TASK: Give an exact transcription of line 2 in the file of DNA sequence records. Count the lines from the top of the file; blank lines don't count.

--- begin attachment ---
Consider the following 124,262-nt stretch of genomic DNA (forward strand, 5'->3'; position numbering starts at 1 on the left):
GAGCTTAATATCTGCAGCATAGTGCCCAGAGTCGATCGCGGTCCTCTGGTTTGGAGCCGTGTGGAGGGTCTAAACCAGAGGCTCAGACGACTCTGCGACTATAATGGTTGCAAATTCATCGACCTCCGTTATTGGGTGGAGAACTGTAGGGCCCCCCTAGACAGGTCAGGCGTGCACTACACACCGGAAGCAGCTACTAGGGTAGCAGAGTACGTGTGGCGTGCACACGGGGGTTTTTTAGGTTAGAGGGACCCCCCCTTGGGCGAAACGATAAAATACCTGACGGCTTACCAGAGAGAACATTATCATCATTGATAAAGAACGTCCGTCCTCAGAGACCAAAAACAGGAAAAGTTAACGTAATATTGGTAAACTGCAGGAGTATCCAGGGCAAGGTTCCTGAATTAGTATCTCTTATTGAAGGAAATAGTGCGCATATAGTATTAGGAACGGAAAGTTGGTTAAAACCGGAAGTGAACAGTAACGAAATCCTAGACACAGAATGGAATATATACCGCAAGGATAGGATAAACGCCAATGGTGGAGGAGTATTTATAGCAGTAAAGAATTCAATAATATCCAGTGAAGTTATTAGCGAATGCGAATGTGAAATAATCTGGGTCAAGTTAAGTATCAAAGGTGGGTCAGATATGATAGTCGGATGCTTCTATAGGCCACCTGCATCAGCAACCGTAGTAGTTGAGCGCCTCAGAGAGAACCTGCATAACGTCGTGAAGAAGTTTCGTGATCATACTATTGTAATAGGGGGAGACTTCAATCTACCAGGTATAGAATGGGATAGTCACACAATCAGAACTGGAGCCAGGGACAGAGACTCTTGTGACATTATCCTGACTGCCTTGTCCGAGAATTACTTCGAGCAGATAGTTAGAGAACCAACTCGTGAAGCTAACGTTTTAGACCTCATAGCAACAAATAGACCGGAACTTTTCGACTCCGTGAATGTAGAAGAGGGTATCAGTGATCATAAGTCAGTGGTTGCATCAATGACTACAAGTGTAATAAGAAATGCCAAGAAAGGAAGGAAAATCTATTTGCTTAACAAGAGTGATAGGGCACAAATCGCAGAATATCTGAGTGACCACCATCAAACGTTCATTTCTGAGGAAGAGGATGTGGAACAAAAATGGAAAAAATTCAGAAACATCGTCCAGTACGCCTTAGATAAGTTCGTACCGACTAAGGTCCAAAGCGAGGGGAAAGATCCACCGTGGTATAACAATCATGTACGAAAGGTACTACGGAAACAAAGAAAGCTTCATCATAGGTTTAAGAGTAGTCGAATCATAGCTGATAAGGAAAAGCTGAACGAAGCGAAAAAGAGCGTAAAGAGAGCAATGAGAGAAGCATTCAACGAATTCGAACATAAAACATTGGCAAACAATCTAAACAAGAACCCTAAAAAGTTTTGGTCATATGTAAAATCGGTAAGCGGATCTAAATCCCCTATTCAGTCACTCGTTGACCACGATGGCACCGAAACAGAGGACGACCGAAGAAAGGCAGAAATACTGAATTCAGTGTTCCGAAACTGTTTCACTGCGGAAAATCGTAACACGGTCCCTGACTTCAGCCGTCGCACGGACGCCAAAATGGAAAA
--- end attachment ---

GAGCTTAATATCTGCAGCATAGTGCCCAGAGTCGATCGCGGTCCTCTGGTTTGGAGCCGTGTGGAGGGTCTAAACCAGAGGCTCAGACGACTCTGCGACTATAATGGTTGCAAATTCATCGACCTCCGTTATTGGGTGGAGAACTGTAGGGCCCCCCTAGACAGGTCAGGCGTGCACTACACACCGGAAGCAGCTACTAGGGTAGCAGAGTACGTGTGGCGTGCACACGGGGGTTTTTTAGGTTAGAGGGACCCCCCCTTGGGCGAAACGATAAAATACCTGACGGCTTACCAGAGAGAACATTATCATCATTGATAAAGAACGTCCGTCCTCAGAGACCAAAAACAGGAAAAGTTAACGTAATATTGGTAAACTGCAGGAGTATCCAGGGCAAGGTTCCTGAATTAGTATCTCTTATTGAAGGAAATAGTGCGCATATAGTATTAGGAACGGAAAGTTGGTTAAAACCGGAAGTGAACAGTAACGAAATCCTAGACACAGAATGGAATATATACCGCAAGGATAGGATAAACGCCAATGGTGGAGGAGTATTTATAGCAGTAAAGAATTCAATAATATCCAGTGAAGTTATTAGCGAATGCGAATGTGAAATAATCTGGGTCAAGTTAAGTATCAAAGGTGGGTCAGATATGATAGTCGGATGCTTCTATAGGCCACCTGCATCAGCAACCGTAGTAGTTGAGCGCCTCAGAGAGAACCTGCATAACGTCGTGAAGAAGTTTCGTGATCATACTATTGTAATAGGGGGAGACTTCAATCTACCAGGTATAGAATGGGATAGTCACACAATCAGAACTGGAGCCAGGGACAGAGACTCTTGTGACATTATCCTGACTGCCTTGTCCGAGAATTACTTCGAGCAGATAGTTAGAGAACCAACTCGTGAAGCTAACGTTTTAGACCTCATAGCAACAAATAGACCGGAACTTTTCGACTCCGTGAATGTAGAAGAGGGTATCAGTGATCATAAGTCAGTGGTTGCATCAATGACTACAAGTGTAATAAGAAATGCCAAGAAAGGAAGGAAAATCTATTTGCTTAACAAGAGTGATAGGGCACAAATCGCAGAATATCTGAGTGACCACCATCAAACGTTCATTTCTGAGGAAGAGGATGTGGAACAAAAATGGAAAAAATTCAGAAACATCGTCCAGTACGCCTTAGATAAGTTCGTACCGACTAAGGTCCAAAGCGAGGGGAAAGATCCACCGTGGTATAACAATCATGTACGAAAGGTACTACGGAAACAAAGAAAGCTTCATCATAGGTTTAAGAGTAGTCGAATCATAGCTGATAAGGAAAAGCTGAACGAAGCGAAAAAGAGCGTAAAGAGAGCAATGAGAGAAGCATTCAACGAATTCGAACATAAAACATTGGCAAACAATCTAAACAAGAACCCTAAAAAGTTTTGGTCATATGTAAAATCGGTAAGCGGATCTAAATCCCCTATTCAGTCACTCGTTGACCACGATGGCACCGAAACAGAGGACGACCGAAGAAAGGCAGAAATACTGAATTCAGTGTTCCGAAACTGTTTCACTGCGGAAAATCGTAACACGGTCCCTGACTTCAGCCGTCGCACGGACGCCAAAATGGAAAA